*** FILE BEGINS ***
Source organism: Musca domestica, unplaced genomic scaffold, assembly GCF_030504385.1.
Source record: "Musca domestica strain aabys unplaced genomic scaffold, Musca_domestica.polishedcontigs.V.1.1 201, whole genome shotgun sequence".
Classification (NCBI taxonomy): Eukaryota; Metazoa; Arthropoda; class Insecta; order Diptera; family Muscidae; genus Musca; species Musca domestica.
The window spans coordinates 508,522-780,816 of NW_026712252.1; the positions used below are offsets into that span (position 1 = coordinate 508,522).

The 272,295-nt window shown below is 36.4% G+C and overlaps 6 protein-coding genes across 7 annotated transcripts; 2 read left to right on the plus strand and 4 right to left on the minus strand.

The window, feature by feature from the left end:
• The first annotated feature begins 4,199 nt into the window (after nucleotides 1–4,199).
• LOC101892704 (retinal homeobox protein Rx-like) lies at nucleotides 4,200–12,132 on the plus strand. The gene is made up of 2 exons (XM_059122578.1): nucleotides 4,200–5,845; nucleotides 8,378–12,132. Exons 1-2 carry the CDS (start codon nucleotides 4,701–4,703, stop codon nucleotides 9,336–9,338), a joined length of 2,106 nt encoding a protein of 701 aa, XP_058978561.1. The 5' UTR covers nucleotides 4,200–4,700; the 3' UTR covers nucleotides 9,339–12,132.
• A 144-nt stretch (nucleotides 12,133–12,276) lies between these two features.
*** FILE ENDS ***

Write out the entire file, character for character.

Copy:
Source organism: Musca domestica, unplaced genomic scaffold, assembly GCF_030504385.1.
Source record: "Musca domestica strain aabys unplaced genomic scaffold, Musca_domestica.polishedcontigs.V.1.1 201, whole genome shotgun sequence".
Classification (NCBI taxonomy): Eukaryota; Metazoa; Arthropoda; class Insecta; order Diptera; family Muscidae; genus Musca; species Musca domestica.
The window spans coordinates 508,522-780,816 of NW_026712252.1; the positions used below are offsets into that span (position 1 = coordinate 508,522).

The 272,295-nt window shown below is 36.4% G+C and overlaps 6 protein-coding genes across 7 annotated transcripts; 2 read left to right on the plus strand and 4 right to left on the minus strand.

The window, feature by feature from the left end:
• The first annotated feature begins 4,199 nt into the window (after nucleotides 1–4,199).
• LOC101892704 (retinal homeobox protein Rx-like) lies at nucleotides 4,200–12,132 on the plus strand. The gene is made up of 2 exons (XM_059122578.1): nucleotides 4,200–5,845; nucleotides 8,378–12,132. Exons 1-2 carry the CDS (start codon nucleotides 4,701–4,703, stop codon nucleotides 9,336–9,338), a joined length of 2,106 nt encoding a protein of 701 aa, XP_058978561.1. The 5' UTR covers nucleotides 4,200–4,700; the 3' UTR covers nucleotides 9,339–12,132.
• A 144-nt stretch (nucleotides 12,133–12,276) lies between these two features.